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We were never together, says SfL on NSAL end

  • 02 December 2013
  • By Laura Hailstone

Skills for Logistics (SfL) has distanced itself from the collapse of the National Skills Academy for Logistics (NSAL), claiming it was “never a subsidiary of SfL”.

The Skills Funding Agency (SFA), a partner organisation of the Department for Business, Innovation and Skills, pulledthe plug on the academy last month.

“We asked NSAL to submit a revised delivery plan to address concerns we had raised against it achieving its three-year delivery plan targets. Following assessment of the revised plan, the agency’s decision was to not support, and we understand that NSAL will now cease operation,” said the SFA in a statement to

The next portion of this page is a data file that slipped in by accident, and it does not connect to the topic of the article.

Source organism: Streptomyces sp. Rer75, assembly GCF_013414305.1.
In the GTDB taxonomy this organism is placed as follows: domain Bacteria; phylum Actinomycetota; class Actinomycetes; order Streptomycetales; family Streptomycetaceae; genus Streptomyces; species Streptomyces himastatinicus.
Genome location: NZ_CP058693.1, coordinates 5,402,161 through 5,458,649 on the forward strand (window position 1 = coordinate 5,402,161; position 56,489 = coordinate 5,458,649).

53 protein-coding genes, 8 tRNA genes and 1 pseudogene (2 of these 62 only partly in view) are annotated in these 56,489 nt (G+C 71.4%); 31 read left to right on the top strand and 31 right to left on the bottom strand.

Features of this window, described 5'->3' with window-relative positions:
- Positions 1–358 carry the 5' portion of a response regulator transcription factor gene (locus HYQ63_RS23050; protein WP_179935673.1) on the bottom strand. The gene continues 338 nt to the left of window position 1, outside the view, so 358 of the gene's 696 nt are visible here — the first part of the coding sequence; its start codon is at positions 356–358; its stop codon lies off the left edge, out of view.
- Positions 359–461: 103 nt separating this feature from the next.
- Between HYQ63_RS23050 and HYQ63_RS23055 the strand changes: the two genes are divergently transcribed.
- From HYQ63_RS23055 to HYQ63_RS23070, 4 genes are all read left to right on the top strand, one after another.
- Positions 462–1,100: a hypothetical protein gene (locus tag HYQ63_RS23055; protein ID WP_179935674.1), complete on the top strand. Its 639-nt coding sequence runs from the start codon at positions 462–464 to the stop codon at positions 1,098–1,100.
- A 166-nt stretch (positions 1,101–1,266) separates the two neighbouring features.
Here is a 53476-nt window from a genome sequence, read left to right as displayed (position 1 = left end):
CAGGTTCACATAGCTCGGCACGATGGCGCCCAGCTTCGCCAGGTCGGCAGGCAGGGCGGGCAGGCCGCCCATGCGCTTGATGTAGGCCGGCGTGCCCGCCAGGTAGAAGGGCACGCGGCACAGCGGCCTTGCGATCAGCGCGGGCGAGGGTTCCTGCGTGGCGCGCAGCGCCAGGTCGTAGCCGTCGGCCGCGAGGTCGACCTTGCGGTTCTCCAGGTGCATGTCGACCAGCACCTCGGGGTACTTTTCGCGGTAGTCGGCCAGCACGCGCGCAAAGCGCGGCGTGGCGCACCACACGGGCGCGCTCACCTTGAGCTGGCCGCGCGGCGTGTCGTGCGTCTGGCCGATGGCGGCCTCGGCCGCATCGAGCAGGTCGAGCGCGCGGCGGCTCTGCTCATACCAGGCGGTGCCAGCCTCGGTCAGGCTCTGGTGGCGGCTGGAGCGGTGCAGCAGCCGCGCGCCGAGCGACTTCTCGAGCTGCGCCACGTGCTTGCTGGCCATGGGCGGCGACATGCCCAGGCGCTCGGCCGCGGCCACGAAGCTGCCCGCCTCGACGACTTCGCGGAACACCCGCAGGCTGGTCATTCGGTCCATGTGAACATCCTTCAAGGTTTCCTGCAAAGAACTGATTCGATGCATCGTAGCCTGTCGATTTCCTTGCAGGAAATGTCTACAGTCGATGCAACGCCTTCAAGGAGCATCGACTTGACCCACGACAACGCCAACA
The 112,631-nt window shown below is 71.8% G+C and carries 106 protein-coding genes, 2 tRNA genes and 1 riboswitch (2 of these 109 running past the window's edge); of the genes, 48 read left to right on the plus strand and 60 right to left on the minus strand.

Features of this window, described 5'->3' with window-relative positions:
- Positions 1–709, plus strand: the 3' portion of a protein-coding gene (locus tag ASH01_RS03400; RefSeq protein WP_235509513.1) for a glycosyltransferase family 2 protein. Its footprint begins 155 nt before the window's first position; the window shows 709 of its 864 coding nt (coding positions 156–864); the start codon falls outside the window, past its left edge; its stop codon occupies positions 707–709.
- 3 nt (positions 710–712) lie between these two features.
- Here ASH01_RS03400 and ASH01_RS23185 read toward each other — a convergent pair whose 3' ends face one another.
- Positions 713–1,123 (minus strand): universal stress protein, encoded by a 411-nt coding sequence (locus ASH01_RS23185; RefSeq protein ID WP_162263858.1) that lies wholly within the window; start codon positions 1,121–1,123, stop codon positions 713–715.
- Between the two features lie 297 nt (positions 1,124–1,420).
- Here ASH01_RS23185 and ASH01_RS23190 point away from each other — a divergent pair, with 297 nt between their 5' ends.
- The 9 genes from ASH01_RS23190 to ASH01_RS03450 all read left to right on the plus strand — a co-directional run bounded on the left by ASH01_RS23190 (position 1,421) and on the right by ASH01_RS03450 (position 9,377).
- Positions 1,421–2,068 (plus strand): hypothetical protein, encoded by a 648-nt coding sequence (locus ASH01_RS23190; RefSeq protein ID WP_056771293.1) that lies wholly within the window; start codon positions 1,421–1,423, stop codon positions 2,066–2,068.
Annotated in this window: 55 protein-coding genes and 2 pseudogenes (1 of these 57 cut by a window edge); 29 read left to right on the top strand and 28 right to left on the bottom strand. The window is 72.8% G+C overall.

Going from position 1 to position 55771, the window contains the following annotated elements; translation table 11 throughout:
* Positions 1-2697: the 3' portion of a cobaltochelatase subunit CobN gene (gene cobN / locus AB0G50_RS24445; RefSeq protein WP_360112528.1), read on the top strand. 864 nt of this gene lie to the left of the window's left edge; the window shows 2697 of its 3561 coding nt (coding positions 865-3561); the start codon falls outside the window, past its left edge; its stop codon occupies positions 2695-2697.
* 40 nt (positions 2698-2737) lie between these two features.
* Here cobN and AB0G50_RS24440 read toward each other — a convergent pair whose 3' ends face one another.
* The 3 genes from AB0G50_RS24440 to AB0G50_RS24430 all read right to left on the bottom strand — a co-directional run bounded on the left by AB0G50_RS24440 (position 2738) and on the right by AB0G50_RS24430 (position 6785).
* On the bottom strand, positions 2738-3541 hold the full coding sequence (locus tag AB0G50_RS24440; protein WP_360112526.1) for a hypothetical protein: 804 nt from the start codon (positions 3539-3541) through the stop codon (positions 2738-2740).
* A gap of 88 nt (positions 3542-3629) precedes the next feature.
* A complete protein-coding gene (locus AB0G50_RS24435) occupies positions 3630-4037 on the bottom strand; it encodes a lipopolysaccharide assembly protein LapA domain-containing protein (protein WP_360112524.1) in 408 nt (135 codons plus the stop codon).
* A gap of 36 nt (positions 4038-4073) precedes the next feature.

Launched in October 2011 with a £3.25m pot of government funding that SfL had successfully bid for, along with matched funding from a number of logistics employers, the academy aimed to be a one-stop shop for advice and skills development for the logistics industry.

SfL said that it is “looking at lessons learnt”, and how it can support the employers that were involved with the academy. “The employers have put a lot of time and effort into the academy, and I know they feel really let down by the SFA,”
said SfL acting chief executive Ross Moloney.

“We believe the initial idea of the academy still holds water; our employers deserve quality-assured training.”

He stressed that the NSAL was never a subsidiary of SfL. “SfL bid for the funding but the SFA was adamant that SfL did not own the academy, so there was always a separation. NSAL had its own board and management team, and was a separate entity,” said Moloney.

A creditors meeting took place on 13 November. SfL said it is the largest creditor of the academy.

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